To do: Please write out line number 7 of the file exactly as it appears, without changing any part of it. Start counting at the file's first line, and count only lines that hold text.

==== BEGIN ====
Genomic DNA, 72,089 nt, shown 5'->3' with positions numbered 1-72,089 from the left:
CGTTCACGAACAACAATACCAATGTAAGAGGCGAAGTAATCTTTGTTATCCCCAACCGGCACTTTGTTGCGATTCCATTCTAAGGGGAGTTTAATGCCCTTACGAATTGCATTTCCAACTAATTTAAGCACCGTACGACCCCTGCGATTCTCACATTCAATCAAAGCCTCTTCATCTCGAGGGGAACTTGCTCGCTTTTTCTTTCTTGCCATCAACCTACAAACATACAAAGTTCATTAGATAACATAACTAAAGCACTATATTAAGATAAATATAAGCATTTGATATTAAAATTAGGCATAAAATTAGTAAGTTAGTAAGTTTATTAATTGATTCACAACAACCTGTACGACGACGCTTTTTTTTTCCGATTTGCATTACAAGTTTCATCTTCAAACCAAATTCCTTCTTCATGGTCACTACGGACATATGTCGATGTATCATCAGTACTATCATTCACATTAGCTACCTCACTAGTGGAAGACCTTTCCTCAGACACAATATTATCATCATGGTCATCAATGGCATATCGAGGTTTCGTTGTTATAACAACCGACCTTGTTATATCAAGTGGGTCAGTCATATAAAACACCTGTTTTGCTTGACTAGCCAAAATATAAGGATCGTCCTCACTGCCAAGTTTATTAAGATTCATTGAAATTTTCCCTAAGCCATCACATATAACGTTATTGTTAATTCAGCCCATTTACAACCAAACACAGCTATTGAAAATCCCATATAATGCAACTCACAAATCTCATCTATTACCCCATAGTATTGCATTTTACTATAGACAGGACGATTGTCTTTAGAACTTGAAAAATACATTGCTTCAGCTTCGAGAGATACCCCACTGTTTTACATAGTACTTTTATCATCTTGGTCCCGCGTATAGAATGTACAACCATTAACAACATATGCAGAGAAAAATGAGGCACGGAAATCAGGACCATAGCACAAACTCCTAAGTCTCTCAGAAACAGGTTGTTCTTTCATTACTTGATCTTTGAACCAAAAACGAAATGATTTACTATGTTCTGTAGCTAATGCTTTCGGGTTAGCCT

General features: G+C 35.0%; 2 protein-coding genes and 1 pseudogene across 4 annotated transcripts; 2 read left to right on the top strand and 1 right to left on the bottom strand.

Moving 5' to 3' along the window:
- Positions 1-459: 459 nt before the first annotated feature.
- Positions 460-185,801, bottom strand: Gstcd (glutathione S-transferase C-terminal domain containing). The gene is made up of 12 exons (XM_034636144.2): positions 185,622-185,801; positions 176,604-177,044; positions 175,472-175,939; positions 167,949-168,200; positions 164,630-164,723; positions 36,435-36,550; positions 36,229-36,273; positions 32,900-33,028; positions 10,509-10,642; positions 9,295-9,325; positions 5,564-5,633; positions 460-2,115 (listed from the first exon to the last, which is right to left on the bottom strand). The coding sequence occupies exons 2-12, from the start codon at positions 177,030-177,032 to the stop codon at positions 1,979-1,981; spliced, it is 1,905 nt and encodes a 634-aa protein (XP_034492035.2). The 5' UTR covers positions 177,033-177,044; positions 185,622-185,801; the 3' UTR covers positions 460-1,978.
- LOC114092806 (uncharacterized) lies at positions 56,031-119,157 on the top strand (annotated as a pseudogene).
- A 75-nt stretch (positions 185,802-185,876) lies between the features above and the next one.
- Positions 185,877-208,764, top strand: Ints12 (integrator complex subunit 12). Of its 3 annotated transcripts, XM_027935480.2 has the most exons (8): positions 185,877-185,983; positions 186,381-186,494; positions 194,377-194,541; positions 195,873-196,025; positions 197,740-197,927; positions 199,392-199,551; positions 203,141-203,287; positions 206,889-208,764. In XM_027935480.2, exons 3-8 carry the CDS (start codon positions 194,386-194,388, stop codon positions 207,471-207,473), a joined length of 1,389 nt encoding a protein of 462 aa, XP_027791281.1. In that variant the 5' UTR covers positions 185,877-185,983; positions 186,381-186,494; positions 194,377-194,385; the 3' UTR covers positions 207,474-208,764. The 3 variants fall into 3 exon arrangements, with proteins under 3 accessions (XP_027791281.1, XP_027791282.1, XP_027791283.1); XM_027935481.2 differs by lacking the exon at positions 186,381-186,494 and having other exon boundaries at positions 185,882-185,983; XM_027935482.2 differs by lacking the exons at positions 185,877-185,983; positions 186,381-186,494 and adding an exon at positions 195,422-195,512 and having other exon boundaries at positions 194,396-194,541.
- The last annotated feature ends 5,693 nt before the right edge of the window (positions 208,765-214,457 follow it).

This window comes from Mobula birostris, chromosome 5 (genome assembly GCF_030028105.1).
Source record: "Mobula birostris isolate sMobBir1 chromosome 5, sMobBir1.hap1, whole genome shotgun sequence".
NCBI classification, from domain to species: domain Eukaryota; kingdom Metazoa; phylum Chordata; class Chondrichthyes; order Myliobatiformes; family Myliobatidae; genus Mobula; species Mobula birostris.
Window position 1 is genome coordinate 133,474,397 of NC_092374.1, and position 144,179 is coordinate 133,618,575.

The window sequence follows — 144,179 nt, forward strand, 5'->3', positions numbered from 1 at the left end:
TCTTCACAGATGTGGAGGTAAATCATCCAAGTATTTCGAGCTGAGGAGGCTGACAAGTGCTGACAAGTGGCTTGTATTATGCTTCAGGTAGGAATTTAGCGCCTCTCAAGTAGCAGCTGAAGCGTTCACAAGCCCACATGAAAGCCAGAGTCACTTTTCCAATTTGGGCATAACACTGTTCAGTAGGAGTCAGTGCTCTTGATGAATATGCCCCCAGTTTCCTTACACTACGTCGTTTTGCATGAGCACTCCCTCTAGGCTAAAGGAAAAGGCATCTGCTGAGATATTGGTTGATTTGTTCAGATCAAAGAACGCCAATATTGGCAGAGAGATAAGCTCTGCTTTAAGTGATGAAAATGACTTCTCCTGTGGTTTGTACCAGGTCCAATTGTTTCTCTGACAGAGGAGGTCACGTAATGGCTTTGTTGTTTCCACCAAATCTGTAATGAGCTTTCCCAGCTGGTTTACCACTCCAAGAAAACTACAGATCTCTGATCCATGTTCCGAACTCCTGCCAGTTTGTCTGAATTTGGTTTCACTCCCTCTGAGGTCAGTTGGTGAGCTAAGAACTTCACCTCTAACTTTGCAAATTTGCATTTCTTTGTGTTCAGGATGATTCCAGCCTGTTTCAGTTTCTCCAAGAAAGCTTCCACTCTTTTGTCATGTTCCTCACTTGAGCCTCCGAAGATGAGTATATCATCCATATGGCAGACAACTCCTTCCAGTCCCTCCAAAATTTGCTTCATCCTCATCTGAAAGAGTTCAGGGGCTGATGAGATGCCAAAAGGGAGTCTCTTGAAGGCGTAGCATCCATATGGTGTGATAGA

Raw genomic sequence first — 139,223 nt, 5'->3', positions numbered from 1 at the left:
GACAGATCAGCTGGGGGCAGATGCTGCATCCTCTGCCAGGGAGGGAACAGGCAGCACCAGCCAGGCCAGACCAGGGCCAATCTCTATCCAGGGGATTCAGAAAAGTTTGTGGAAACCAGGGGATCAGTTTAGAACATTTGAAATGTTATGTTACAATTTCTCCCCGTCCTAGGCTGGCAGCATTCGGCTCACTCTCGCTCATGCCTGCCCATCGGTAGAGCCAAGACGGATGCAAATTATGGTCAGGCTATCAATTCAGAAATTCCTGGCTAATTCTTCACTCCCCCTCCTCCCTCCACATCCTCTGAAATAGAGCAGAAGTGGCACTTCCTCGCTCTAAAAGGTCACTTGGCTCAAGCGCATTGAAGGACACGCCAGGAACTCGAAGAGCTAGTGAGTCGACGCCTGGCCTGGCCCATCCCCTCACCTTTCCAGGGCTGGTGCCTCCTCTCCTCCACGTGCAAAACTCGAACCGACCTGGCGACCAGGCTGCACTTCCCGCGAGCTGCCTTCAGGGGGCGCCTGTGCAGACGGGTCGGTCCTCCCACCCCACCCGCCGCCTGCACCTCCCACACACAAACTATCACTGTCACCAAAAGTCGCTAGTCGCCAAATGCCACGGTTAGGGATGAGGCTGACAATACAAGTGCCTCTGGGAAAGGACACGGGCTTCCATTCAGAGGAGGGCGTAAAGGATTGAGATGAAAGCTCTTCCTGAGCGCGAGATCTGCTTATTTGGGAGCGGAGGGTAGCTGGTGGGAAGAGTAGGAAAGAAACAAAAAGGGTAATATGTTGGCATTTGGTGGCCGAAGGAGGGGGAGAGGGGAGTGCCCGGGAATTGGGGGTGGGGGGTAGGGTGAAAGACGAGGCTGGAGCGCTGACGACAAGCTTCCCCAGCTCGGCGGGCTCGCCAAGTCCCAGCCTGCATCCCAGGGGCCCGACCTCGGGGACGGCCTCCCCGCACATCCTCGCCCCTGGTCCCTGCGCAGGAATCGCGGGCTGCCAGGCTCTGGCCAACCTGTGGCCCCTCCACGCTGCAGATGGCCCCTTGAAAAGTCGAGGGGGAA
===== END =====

- LOC114092806 (uncharacterized) lies at positions 56,031-119,157 on the top strand (annotated as a pseudogene).